The majority of the Coding Horror: Speed Hashing post talks about speed based on MD5. [...] If you are still using MD5 to hash passwords (or worse, aren't hashing passwords at all) then please stop and go use bcrypt. For those using PHP phpass is a great option.

He talks about the crypt method, how its encryption method and "cost" value effects the speed and how difficult it would be to generate all possible hashes for a password (hint: crypt with a cost of 13 is worlds better than md5).

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slow hashing md5 crypt blowfish cost speed


PHP.net:
5.3.7 upgrade warning
August 22, 2011 @ 12:32:48

In a quick note from the PHP.net site, they have a warning for those running PHP 5.3.7 (the most recent release) - there's a bug that's serious enough (with crypt) to where upgrades should probably wait until 5.3.8.

Due to unfortunate issues with 5.3.7 (see bug#55439) users should wait with upgrading until 5.3.8 will be released (expected in few days).

The issue causes the crypt() function to only return the (MD5-only) salt it was given instead of the correctly hashed string. If you need to replace this immediately, you can pull the latest from the snaps site (or binaries for Windows). Keep an eye out for PHP 5.3.8 in the near future.

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version crypt salt md5 hash warning upgrade


NetTuts.com:
Understanding Hash Functions and Keeping Passwords Safe
January 18, 2011 @ 08:05:29

On NetTuts.com today there's a new tutorial from Burak Guzel about keeping your passwords (and web applications) safer by using hashing with passwords and understanding which of the PHP functions is right for you.

From time to time, servers and databases are stolen or compromised. With this in mind, it is important to ensure that some crucial user data, such as passwords, can not be recovered. Today, we are going to learn the basics behind hashing and what it takes to protect passwords in your web applications.

The article is a simple introduction to the topic and doesn't claim that it will protect you 100% but it's good to get the ball rolling. They talk about md5 hashing and the crypt method. He also outlines a few problems that surround hashing - hash collisions, attackers using "rainbow tables" and how quickly the average computer can run through hashes (an average 8 character password could be broken in around 60 hours). For each, he includes a few things you can do in your code to help prevent them from happening.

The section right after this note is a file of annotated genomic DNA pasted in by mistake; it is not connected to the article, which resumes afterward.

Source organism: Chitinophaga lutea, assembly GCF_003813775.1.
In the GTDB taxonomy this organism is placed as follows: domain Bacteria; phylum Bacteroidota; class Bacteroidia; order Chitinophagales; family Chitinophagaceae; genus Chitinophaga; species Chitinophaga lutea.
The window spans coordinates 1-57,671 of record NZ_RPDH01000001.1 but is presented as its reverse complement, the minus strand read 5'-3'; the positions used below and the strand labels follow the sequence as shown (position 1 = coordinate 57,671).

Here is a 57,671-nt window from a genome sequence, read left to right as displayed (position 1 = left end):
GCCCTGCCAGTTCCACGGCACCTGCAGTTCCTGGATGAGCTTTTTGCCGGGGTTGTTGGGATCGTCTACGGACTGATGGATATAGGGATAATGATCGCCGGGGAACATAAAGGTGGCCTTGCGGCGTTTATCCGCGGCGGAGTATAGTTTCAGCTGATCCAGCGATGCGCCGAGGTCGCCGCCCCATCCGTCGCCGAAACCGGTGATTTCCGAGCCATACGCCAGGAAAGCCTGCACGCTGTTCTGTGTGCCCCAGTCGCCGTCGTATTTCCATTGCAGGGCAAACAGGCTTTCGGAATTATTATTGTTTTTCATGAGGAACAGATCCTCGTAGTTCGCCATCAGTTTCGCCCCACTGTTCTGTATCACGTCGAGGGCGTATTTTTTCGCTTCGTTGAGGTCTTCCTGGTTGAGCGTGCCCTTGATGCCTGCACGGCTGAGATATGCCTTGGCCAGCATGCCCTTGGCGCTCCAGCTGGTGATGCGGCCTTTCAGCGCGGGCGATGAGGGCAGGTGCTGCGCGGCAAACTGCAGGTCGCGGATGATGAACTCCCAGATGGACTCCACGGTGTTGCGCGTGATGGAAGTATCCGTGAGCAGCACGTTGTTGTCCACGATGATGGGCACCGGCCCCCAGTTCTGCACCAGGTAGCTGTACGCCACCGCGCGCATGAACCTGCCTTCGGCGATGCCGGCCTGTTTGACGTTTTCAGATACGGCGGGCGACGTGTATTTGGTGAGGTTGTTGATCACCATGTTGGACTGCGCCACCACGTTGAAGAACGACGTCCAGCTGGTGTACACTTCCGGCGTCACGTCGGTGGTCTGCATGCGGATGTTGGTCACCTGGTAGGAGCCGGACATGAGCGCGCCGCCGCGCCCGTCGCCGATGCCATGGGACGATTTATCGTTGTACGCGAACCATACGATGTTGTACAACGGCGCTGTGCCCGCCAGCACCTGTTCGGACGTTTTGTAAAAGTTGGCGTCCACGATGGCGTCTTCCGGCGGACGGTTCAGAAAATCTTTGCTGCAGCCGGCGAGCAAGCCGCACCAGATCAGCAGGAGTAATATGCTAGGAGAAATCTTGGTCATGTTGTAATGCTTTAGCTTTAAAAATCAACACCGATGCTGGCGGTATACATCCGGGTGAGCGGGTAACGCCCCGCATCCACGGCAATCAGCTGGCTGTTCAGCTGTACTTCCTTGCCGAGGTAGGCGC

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hashing password md5 crypt salt tutorial


WebReference.com:
Using PHP Encryption for Login Authentication
June 04, 2010 @ 08:50:10

New on WebReference.com there's a follow up article that talks about using encryption built into PHP to handle login information and authentication.

Following up on "Implementing One-way Encryption in PHP," my previous tutorial about using one-way encryption to build a secure online diary application, this article explores using PHP encryption for login authentication. It presents the two scripts that make up the diary application: the login and diary scripts, as well as the necessary database server connection script.

His script example shows how to use the md5 hashing function to compare passwords with the ones in the database as well as a modification that uses the mcrypt libraries to encrypt some sample text.

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login authenication mcrypt md5 tutorial


Jonathan Street's Blog:
Random thoughts on random strings
July 03, 2008 @ 07:58:33

On his blog, Jonathan Street has posted some "random thoughts" on generating random (or not so random) strings in PHP.

Humans are astoundingly bad at being random and I just slapped the keyboard a few times until I felt I had the required 16 characters. Writing some code to produce a fairly random string is incredibly easy. I've easily done it a dozen times or more. Though only because it is easier to re-write it than to find where I put the last one

He gives two examples that work, but aren't the best possibilities for making truly random strings - one using mt_rand to select a random character from a string and the other using the same idea but instead using the char() function to replace the string of characters.

His other examples include the use of the uniqid function with the more_entropy setting enabled and an md5 or sha1 hash (for which he gives positives and negtives).

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random string mtrand md5 sha1 chr uniqid moreentropy


AnyExample.com:
PHP password generation
December 29, 2006 @ 08:03:00

A new tutorial has been posted over on AnyExample.com dealing with password generation in PHP. This type of script can be useful for creating a default password for your application to give initially to the user.

Modern web-applications often provide (during registration, or password-reset) random-generated passwords for its users. However these passwords (usually a random combination of letters or numbers) are quite hard to remember: in fact, it's even impossible to read them. This article provides a function for generating English-like readable passwords.

The key difference in this script is that last sentence - making the passwords somewhat human-readable. They give an example of what the traditional (md5-ish) approach to making passwords is before giving the code to create something a bit easier to remember like "lyttakor" or "fapoution". Example usage code is also provided.

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password generation memorable easy md5 tutorial password generation memorable easy md5 tutorial